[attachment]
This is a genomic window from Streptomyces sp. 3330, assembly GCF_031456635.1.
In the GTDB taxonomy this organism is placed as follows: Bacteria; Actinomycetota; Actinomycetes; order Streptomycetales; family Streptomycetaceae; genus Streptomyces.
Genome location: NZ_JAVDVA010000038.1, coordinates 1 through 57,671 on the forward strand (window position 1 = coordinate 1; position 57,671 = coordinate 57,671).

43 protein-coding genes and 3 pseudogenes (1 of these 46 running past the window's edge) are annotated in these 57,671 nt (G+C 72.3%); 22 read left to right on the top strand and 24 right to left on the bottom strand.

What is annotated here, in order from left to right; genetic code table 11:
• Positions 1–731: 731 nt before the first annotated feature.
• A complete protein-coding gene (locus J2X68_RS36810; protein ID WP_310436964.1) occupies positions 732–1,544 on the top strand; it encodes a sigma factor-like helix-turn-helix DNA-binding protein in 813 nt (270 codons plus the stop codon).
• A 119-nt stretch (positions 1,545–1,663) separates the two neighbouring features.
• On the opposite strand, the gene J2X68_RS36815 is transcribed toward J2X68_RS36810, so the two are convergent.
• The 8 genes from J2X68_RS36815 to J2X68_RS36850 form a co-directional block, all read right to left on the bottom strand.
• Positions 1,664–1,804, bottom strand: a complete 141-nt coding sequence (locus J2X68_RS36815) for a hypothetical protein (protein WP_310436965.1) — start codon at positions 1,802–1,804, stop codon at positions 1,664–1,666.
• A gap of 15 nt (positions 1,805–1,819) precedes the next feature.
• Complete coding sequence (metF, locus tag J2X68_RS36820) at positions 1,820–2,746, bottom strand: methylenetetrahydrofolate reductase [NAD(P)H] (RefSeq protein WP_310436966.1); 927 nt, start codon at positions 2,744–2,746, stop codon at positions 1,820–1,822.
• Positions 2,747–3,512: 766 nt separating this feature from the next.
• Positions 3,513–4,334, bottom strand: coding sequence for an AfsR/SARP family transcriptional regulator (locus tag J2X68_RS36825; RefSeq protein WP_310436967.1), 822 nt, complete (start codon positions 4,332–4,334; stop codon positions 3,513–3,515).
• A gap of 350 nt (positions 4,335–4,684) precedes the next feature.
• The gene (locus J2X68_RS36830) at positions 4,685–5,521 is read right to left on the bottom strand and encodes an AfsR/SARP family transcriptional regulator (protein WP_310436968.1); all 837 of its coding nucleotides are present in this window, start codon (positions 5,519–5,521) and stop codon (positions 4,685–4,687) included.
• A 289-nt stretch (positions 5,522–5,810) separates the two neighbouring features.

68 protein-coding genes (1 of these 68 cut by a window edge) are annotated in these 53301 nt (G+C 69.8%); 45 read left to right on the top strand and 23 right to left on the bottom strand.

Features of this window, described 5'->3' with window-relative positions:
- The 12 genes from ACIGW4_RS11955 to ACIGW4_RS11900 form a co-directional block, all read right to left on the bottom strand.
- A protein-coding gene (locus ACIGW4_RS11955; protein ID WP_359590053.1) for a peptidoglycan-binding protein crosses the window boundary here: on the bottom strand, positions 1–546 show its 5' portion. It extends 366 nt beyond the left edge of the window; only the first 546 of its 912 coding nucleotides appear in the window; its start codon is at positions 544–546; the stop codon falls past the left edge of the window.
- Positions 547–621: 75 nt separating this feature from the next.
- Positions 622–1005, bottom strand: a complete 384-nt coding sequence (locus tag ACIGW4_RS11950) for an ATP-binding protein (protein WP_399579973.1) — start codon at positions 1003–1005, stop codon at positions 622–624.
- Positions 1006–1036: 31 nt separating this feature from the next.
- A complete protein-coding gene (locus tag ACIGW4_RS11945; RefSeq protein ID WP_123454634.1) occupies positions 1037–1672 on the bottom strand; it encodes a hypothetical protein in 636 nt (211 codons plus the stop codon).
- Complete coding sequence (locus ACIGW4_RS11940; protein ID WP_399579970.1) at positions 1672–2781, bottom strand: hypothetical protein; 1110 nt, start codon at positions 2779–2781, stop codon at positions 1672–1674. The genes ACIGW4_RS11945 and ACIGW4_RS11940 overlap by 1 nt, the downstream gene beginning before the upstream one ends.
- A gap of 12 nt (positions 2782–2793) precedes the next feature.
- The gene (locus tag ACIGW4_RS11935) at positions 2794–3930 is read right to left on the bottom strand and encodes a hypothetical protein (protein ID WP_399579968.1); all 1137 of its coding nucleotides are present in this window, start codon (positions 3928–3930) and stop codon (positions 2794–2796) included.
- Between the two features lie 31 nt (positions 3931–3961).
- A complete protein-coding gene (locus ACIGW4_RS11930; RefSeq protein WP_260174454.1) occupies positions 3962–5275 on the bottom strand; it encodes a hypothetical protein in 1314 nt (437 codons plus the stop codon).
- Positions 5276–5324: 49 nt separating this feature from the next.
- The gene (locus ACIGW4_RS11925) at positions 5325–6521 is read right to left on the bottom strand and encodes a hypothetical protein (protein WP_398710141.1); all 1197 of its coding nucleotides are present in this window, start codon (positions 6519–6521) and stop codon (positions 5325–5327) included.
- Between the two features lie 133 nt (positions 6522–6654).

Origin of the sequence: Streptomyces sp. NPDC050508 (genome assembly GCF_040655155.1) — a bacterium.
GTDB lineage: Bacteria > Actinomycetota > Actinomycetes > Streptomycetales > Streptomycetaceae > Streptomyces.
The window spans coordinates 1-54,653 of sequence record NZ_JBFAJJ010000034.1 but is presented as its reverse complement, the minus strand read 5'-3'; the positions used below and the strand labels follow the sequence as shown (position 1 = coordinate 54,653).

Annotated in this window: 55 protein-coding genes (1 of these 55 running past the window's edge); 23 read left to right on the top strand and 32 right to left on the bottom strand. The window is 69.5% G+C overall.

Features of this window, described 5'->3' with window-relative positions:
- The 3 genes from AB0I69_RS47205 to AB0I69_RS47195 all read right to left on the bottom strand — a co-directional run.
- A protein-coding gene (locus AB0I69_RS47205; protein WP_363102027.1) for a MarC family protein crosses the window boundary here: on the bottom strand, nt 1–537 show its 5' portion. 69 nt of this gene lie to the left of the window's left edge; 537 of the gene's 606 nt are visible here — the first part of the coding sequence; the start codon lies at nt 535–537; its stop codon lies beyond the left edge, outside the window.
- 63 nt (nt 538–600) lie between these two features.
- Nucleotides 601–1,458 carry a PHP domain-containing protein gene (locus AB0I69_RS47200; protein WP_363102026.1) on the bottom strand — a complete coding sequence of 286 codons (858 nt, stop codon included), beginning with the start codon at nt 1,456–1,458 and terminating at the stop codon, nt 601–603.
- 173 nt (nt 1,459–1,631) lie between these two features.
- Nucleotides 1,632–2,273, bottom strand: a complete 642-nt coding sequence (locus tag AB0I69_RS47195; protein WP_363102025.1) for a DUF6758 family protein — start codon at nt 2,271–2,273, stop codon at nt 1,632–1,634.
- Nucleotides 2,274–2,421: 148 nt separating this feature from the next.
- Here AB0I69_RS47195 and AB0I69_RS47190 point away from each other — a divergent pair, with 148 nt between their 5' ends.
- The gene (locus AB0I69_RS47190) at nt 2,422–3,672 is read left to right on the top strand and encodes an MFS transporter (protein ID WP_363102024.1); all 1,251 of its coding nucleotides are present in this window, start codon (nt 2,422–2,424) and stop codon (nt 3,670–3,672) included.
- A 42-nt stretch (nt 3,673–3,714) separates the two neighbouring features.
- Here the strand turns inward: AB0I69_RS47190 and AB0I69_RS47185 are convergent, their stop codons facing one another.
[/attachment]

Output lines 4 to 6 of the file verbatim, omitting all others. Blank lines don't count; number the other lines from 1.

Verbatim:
43 protein-coding genes and 3 pseudogenes (1 of these 46 running past the window's edge) are annotated in these 57,671 nt (G+C 72.3%); 22 read left to right on the top strand and 24 right to left on the bottom strand.

What is annotated here, in order from left to right; genetic code table 11:
• Positions 1–731: 731 nt before the first annotated feature.